That's not as dangerous as it sounds. Free how-to clinics teach small fry the joys of DIY.
And twice a month her two boys grab hammers and don goggles for free how-to clinics at Home Depot and Lowe's. Lucky mom: She gets two jewelry organizers, two miniature Adirondack chair flowerpot stands, two pet-treat keepers, etc.
Since the family's ancient cat has passed beyond the treat stage, what exactly is a pet-treat keeper good for?
Today's graduates may not find a job, but they should find it easier to be insured.
Just graduating from high school or college and don't have health insurance? You're not alone. Almost one-third of Americans under 26 lack health insurance, the largest group in the U.S., Uncle Sam estimates.
A job seeker's confession in a post ignites a lively debate.
The issue was presented from a female perspective: Women need to be more aggressive about asking for higher pay, in their current jobs and when applying for new positions. In the post, a job seeker said she upped her current salary by a mythical $5,000 when a job recruiter asked how much she made, and then "summoned up my inner guy" and successfully negotiated another $5,000 when the prospective employer offered to meet her current salary.
Bonus! "Between my white lie and my assertiveness, I'd managed to snag $10,000 more than I was making," she gloated.
How do you feel about that? Readers had plenty to say:
Debtors' prisons may have been outlawed in the 1800s, but residents of some states are being arrested over unpaid bills.
Deborah Poplawski was feeding a parking meter in downtown Minneapolis when city police pulled up, arrested her and took her off to jail. She was forced to change into jail-issue underwear and an orange uniform and sleep in a room with a dozen women, one of whom offered her drugs. She spent 25 hours in jail.
Her crime? She failed to pay $250 in credit card debt.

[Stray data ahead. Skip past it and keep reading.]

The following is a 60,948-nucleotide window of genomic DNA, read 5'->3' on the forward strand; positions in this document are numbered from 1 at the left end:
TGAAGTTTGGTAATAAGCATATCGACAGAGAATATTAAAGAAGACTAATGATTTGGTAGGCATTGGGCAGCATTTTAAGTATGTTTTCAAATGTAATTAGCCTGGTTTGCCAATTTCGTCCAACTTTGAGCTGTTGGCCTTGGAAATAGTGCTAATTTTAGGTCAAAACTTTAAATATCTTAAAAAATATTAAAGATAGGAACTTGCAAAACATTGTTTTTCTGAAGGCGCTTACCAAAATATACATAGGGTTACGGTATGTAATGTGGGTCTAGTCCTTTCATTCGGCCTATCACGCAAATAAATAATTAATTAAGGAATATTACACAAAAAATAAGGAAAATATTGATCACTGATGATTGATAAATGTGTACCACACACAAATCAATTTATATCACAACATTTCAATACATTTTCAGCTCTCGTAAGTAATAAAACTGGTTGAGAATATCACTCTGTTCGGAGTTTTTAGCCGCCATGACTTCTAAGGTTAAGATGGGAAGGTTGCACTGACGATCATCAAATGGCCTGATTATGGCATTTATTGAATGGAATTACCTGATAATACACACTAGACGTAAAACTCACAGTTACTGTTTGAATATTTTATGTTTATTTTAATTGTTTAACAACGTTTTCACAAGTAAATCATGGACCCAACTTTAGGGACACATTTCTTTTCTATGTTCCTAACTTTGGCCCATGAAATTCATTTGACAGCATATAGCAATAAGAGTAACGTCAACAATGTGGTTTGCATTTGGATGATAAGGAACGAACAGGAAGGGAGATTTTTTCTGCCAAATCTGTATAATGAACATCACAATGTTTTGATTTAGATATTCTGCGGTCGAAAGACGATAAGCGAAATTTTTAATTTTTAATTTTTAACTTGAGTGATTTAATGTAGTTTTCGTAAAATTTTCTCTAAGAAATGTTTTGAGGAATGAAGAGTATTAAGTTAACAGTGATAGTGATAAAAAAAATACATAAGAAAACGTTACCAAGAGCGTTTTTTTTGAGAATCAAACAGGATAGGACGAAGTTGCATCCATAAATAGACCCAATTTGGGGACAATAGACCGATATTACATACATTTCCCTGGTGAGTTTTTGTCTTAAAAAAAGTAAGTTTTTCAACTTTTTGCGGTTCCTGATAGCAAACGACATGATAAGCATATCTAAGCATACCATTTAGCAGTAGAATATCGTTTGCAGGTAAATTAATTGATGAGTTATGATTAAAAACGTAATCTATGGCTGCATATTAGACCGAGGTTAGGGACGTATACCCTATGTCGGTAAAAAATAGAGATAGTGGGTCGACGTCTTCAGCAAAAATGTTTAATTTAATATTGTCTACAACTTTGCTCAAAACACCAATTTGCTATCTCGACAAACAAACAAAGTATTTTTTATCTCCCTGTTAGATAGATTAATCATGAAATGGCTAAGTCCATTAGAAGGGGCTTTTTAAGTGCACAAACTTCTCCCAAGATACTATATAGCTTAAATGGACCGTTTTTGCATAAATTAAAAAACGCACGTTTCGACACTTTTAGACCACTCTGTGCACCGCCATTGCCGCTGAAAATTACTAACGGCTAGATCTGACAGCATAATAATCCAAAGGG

Debtors' prisons were outlawed in the U.S. in the 1800s, but more debtors are being sent to jail through the efforts of aggressive third-party debt collectors, who are using the courts and the police to collect old debt they bought for pennies on the dollar.
It was easier than I thought to dump cable and go online for all my television needs.
For as long as I can remember, I've paid for cable. But as the years have gone by, I found myself watching less and less of it while my monthly bill crept higher.
I was finally at the point where my family was paying $65 a month for cable -- just so my son could watch an hour of the Disney Channel each day. Wow, that was a pricey hour!
It didn't take me long to come up with a plan. First, call up Cox Communications and cancel. Resist urge to say nyah-nyah-nyah to polite customer service agent. That was the easy part. Then I had to get creative.
Or you could pay for the right to display your love for your team on an electronic plate.
Here's where technology and California's hulking budget deficit may make a happy match. The Legislature there is considering a bill to study the benefits of selling advertising on electronic license plates.
The advertising or another message of the driver's choice would appear on a rear license plate only after the vehicle has stopped for four seconds. Otherwise, we'd have a new form of distracted driving: "Sorry, officer, I was mesmerized by the ad for the (strip club, cheeseburger and fries, Los Angeles Dodgers, etc.)"
The extra cost per month for driving to work is all about flexibility and saving time. How valuable is that to you?
Aaron writes in:
I love your cost breakdowns when you calculate the real truth behind some financial choice. I've got one for you. Is it really cheaper to ride public transportation to work? I have a bus stop about a block from my house. For about $2 each way, I can use public transportation to get to work, which is about 15 miles away. But I have a car that gets about 28 miles per gallon and gas is about $3, so I'm breaking even to make the commute and I have a lot more flexibility. I just don't see how the numbers add up.
In the numbers you give above, you're neglecting a whole bunch of factors.
Think April 15 is taxing now? If you own a small business, you haven't seen anything yet.
Laws as complex as the recently enacted 2,000-page health care reform bill often bring about unexpected consequences. Example? To help pay for health care, tucked inside it is a provision that will release a potential tidal wave of unwanted paperwork for businesses ranging from huge corporations to mom-and-pop shops.
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